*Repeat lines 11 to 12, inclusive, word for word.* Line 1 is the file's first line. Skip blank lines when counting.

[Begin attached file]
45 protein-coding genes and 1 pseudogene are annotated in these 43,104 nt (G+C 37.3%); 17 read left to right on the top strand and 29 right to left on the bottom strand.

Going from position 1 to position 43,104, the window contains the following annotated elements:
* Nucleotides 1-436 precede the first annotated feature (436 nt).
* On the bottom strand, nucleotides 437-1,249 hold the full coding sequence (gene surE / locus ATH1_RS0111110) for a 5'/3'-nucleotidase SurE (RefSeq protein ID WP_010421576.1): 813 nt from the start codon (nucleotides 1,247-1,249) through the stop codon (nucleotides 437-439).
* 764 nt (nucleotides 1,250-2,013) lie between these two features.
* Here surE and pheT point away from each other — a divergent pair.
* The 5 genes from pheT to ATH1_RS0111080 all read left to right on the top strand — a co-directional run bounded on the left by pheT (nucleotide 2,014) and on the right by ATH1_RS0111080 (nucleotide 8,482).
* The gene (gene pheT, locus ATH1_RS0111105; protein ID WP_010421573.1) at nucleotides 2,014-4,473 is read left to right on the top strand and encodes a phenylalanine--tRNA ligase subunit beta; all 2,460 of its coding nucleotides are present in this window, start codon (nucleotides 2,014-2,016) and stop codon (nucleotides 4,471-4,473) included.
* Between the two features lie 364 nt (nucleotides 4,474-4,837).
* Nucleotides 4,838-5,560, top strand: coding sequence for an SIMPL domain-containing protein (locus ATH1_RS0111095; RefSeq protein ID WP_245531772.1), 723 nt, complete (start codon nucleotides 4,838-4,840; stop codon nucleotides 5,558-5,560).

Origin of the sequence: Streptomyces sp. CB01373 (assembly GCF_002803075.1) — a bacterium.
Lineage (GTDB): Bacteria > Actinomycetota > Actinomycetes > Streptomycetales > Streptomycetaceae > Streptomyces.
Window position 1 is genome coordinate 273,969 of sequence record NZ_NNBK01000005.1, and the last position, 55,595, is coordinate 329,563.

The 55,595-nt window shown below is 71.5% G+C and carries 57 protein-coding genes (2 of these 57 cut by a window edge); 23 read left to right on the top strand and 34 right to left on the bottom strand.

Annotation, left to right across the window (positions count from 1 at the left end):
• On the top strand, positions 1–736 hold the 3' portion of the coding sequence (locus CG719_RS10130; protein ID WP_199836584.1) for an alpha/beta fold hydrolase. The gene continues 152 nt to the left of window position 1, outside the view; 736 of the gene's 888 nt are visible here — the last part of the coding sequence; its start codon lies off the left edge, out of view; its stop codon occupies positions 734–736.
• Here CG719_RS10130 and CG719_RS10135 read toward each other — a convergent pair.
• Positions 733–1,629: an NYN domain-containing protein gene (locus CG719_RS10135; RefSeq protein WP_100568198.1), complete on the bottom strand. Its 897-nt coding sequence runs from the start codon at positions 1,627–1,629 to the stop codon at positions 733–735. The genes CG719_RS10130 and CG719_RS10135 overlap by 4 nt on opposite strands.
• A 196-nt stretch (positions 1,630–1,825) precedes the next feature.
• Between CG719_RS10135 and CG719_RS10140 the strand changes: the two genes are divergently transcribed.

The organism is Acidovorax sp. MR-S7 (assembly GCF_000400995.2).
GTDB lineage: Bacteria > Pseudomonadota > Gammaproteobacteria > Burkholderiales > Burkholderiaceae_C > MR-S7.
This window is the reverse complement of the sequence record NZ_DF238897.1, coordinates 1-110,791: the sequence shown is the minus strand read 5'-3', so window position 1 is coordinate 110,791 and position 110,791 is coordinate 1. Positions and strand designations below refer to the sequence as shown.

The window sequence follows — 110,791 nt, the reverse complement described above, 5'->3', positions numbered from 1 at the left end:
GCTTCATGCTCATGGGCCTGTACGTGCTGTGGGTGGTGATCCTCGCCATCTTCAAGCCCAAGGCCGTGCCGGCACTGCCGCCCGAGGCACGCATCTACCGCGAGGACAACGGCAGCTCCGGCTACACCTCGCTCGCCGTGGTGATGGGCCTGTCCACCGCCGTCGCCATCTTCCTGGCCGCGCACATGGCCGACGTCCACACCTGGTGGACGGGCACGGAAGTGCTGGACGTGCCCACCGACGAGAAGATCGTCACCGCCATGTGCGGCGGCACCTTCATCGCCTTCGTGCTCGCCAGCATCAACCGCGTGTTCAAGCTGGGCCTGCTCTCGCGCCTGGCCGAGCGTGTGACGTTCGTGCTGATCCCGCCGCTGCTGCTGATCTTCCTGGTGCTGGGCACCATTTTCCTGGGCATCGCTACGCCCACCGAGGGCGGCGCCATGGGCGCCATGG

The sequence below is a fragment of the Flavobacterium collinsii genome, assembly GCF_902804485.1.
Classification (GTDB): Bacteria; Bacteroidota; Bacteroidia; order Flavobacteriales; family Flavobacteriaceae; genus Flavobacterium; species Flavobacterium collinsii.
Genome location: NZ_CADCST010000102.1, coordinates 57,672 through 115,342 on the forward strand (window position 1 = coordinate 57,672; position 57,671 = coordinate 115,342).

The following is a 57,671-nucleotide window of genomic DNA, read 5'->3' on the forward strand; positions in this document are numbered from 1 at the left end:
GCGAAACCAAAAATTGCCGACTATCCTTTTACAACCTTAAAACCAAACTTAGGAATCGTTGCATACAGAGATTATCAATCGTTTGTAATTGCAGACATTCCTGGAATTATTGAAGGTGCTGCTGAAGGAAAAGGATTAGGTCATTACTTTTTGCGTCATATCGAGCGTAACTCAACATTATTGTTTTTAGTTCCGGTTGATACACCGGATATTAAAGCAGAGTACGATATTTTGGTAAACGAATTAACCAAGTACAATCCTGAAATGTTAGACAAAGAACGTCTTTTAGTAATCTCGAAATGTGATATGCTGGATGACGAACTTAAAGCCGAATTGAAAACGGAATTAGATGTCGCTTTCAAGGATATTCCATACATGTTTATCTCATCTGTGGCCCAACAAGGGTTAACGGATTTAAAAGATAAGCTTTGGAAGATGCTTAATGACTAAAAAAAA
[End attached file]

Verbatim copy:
Origin of the sequence: Streptomyces sp. CB01373 (assembly GCF_002803075.1) — a bacterium.
Lineage (GTDB): Bacteria > Actinomycetota > Actinomycetes > Streptomycetales > Streptomycetaceae > Streptomyces.